Chinese pressure pushes activist from NYU
New York University has asked lawyer Chen Guangcheng to leave before the end of June, and the foe of China’s forced abortion policy says the school’s action resulted from pressure by the Beijing regime.
NYU welcomed Chen, his wife and two children in May 2012 following negotiations between the United States and China. A self-taught lawyer, he is best known for his organization of a class-action lawsuit in the province of Shandong against violent enforcement of the “one-child” coercive population control program. Chen served four years and three months in prison. After his release in 2010, Chen was placed under house arrest but escaped last year.
Chen, who is blind, expressed gratitude to NYU for welcoming his family last year and supporting them at first, but he said Chinese officials began applying “great, unrelenting pressure” on the school as early as August. NYU officials soon began talking to Chen about his departure, he said.
“The work of the Chinese communists within academic circles in the United States is far greater than what people imagine…. Academic independence and academic freedom in the United States are being greatly threatened by a totalitarian regime,” Chen said in a June 17 news release.
Bob Fu, president of ChinaAid, confirmed Beijing’s influence on American universities, saying in the news release U.S. schools “are out chasing the China dollar and are very reluctant to work with dissidents who have a strong voice in China. It does not always have to be direct pressure from Beijing. There is also self-censorship, particularly if a college president believes their China campus or the future enrollment of Chinese students will be sabotaged.”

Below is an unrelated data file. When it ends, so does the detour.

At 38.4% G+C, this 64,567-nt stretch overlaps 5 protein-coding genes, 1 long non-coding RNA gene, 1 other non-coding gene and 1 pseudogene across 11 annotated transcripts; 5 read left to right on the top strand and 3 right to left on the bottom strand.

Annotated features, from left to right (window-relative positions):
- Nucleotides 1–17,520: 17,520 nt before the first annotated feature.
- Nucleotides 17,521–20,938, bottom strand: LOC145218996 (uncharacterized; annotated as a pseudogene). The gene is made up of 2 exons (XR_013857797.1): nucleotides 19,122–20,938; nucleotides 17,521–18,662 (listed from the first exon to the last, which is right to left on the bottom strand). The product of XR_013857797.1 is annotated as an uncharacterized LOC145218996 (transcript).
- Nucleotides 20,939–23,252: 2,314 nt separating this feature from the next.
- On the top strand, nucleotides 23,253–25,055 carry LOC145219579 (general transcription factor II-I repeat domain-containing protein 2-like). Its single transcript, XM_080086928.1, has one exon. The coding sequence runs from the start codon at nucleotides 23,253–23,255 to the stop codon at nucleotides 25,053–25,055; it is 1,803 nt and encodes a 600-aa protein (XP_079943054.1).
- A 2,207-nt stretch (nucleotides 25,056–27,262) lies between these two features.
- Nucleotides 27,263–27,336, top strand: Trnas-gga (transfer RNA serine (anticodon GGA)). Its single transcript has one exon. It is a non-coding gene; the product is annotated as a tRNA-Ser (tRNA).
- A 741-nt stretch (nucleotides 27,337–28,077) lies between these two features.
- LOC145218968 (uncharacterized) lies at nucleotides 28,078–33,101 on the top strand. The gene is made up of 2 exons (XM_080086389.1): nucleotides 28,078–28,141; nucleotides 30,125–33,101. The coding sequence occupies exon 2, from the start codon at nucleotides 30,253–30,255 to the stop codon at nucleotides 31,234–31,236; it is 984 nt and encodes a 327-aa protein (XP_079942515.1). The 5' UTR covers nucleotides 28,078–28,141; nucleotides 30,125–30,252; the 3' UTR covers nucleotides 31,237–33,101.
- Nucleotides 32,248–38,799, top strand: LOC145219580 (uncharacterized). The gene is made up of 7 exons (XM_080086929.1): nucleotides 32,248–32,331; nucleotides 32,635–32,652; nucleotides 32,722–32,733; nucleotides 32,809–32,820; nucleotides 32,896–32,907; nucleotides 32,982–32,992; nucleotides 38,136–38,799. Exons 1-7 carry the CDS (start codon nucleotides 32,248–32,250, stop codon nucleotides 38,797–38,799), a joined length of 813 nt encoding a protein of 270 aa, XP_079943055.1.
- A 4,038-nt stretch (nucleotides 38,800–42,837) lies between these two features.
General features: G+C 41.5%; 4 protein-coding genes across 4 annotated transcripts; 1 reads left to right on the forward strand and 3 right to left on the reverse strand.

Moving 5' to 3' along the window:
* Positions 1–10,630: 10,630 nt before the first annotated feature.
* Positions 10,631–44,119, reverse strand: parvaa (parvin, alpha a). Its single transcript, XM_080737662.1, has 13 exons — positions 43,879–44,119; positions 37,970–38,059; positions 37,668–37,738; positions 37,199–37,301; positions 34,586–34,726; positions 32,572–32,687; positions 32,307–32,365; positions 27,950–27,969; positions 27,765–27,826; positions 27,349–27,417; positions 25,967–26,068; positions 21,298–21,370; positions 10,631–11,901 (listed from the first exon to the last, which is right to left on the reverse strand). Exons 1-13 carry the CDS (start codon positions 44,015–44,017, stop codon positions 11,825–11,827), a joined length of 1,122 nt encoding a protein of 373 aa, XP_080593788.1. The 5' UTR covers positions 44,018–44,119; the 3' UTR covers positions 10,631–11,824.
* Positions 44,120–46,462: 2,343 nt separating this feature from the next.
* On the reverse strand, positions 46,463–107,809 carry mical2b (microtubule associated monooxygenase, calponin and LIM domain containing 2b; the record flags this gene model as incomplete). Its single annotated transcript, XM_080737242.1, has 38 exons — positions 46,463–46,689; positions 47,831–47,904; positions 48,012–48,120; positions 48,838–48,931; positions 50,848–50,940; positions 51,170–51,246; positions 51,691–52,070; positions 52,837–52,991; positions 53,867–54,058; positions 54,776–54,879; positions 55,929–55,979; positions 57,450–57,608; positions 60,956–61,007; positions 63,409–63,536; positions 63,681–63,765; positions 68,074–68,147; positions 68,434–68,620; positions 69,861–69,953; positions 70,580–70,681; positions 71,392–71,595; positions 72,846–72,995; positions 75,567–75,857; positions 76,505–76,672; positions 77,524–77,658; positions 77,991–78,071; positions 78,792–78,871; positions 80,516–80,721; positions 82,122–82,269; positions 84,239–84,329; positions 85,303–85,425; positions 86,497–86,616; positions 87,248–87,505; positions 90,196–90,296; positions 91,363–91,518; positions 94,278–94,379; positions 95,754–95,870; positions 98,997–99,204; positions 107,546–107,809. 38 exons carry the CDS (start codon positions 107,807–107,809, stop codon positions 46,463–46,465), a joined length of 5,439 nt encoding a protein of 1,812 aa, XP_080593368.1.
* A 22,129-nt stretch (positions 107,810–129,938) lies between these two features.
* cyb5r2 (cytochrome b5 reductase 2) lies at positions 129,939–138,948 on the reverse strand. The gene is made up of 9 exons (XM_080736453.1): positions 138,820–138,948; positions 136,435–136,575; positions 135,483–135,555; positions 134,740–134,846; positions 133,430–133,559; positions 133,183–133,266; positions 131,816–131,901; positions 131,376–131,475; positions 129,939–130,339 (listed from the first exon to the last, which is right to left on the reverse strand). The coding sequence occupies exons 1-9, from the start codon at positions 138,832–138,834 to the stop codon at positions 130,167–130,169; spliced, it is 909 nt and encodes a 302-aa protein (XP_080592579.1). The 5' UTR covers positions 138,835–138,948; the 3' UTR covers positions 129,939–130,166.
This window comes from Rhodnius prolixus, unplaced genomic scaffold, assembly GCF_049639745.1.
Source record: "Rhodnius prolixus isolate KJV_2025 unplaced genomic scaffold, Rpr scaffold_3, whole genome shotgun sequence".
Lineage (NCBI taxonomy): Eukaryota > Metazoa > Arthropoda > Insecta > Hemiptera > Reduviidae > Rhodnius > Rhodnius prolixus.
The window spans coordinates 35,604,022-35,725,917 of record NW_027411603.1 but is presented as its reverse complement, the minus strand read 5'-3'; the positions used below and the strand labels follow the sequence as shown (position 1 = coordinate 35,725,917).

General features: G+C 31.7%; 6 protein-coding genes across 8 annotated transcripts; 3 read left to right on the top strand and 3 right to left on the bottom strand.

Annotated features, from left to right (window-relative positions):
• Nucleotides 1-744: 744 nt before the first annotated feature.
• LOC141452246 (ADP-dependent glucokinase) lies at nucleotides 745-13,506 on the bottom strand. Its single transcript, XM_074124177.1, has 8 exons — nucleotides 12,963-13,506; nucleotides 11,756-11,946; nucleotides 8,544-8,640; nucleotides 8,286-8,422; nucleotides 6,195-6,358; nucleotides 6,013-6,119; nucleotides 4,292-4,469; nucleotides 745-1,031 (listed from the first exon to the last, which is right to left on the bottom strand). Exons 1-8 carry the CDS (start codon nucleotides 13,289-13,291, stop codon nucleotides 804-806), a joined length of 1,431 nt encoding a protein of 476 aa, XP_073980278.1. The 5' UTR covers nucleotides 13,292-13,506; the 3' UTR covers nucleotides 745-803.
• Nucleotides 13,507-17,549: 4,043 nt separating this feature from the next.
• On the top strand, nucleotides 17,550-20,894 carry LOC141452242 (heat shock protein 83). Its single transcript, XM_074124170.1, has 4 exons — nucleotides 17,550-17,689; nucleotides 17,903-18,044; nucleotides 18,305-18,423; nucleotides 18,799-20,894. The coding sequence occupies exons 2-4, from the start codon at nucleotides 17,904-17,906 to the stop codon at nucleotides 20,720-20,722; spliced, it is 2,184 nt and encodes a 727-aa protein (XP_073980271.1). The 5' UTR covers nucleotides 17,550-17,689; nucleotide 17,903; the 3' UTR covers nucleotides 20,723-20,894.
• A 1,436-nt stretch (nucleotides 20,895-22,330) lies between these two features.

Chen said the Chinese government’s tactics would not halt his human rights advocacy. “ will never bow my head to evil or to lies. I will always do everything I can for my compatriots back in China who still are not free and who are now being oppressed,” he said.
China’s “one-child” population control program, which began officially in 1980, generally limits couples in urban areas to one child and those in rural areas to two, if the first is a girl. Parents in cities may have second babies if the husband and wife are both only children. Couples who violate the policy face the threat of large fines, job loss and imprisonment.
The policy also has resulted in many accounts of authorities carrying out forced abortions — even in the last three months of pregnancy — and sterilizations. There also have been many reports of infanticide, especially of female babies. The policy has produced a dramatic gender imbalance because of the Chinese preference for sons.